• only ever optimize based on facts, i.e. realistic measurements (if you don’t know it: developers are really terrible at guessing the source of performance problems)

A strategy to address capacity problems:

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Notes On Automated Acceptance Testing (from the Continuous Delivery book)

Posted by Jakub Holý on January 8, 2015

(Cross-posted from blog.iterate.no)

These are my rather extensive notes from reading the chapter 8 on Automated Acceptance Testing in the Continuous Delivery bible by Humble and Farley. There is plenty of very good advice that I just had to take record of. Acceptance testing is an exciting and important subject. Why should you care about it? Because:

We know from experience that without excellent automated acceptance test coverage, one of three things happens: Either a lot of time is spent trying to find and fix bugs at the end of the process when you thought you were done, or you spend a great deal of time and money on manual acceptance and regression testing, or you end up releasing poor-quality software.

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The blog’s year 2014 in review

Posted by Jakub Holý on January 5, 2015

The WordPress.com stats helper monkeys prepared a 2014 annual report for this blog.

Here’s an excerpt:

The Louvre Museum has 8.5 million visitors per year. This blog was viewed about 170,000 times in 2014. If it were an exhibit at the Louvre Museum, it would take about 7 days for that many people to see it.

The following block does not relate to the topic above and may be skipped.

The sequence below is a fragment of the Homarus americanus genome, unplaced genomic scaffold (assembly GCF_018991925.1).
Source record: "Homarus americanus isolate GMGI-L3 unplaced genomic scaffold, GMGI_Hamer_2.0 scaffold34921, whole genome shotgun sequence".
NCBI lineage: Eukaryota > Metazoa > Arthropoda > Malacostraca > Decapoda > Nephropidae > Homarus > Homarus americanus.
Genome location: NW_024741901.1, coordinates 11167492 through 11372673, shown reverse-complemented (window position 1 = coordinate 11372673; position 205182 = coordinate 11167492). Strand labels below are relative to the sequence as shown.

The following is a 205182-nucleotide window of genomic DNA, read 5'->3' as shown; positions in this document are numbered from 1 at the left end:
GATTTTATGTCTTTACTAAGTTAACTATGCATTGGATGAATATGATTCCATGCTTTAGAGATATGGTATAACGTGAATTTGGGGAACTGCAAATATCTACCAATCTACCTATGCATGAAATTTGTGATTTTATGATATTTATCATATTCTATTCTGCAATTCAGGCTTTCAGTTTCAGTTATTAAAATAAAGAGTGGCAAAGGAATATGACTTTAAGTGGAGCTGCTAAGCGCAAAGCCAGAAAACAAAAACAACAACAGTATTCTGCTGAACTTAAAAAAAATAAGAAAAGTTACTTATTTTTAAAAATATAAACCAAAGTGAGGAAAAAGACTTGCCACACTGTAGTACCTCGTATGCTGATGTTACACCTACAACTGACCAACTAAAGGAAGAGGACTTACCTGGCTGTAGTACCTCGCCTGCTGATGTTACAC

Click here to see the complete report.

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Connect Tunnelblick to VPN automatically after wake up

Posted by Jakub Holý on December 12, 2014

Need: Make sure that VPN is always running except when at work.

Partial solution: Make sure VPN is always running with “connect when computer starts” and using an AppleScript to connect after waking up from sleep. Disconnect manually when at work.

Future: Check the current location (wifi name? IP?) and do not connect when at work.

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Book Review & Digest: Capital In The Twenty-First Century

Posted by Jakub Holý on November 21, 2014

My key takeaways and highlights from the book. This is not an objective and consistent review.

Capital in the Twenty-First Century by Thomas Piketty is together with Thinking, Fast and Slow, the most important book on society I’ve ever read. And together with Rawls’ A Theory of Justice it has shaped my opinions on society and justice. All politicians and good people interested in politics and inequality should study it. It is unique in leveraging over 200 hundred years of data from different countries and using those as the base of the discussion of the evolution, laws, and future of capital and (in)justice in its distribution.

Key points:

  • Growth cannot be 4-5% forever. In the long term, 1-1.5% is more realstic (and still far more than in the past). Higher growth is typical of countries catching up to more advanced economies (such as Europe to US, UK after WW2, China to the West nowadays).
  • Return on capital, typically 4-5% (before taxes), is thus far higher than the growth of economy and salaries. The result is that the rich get ever richer, taking ever more of the national income. (Consequently, the poorer half has ever less of it.)
  • To keep democracy and have a stable society, this has to be adressed politically.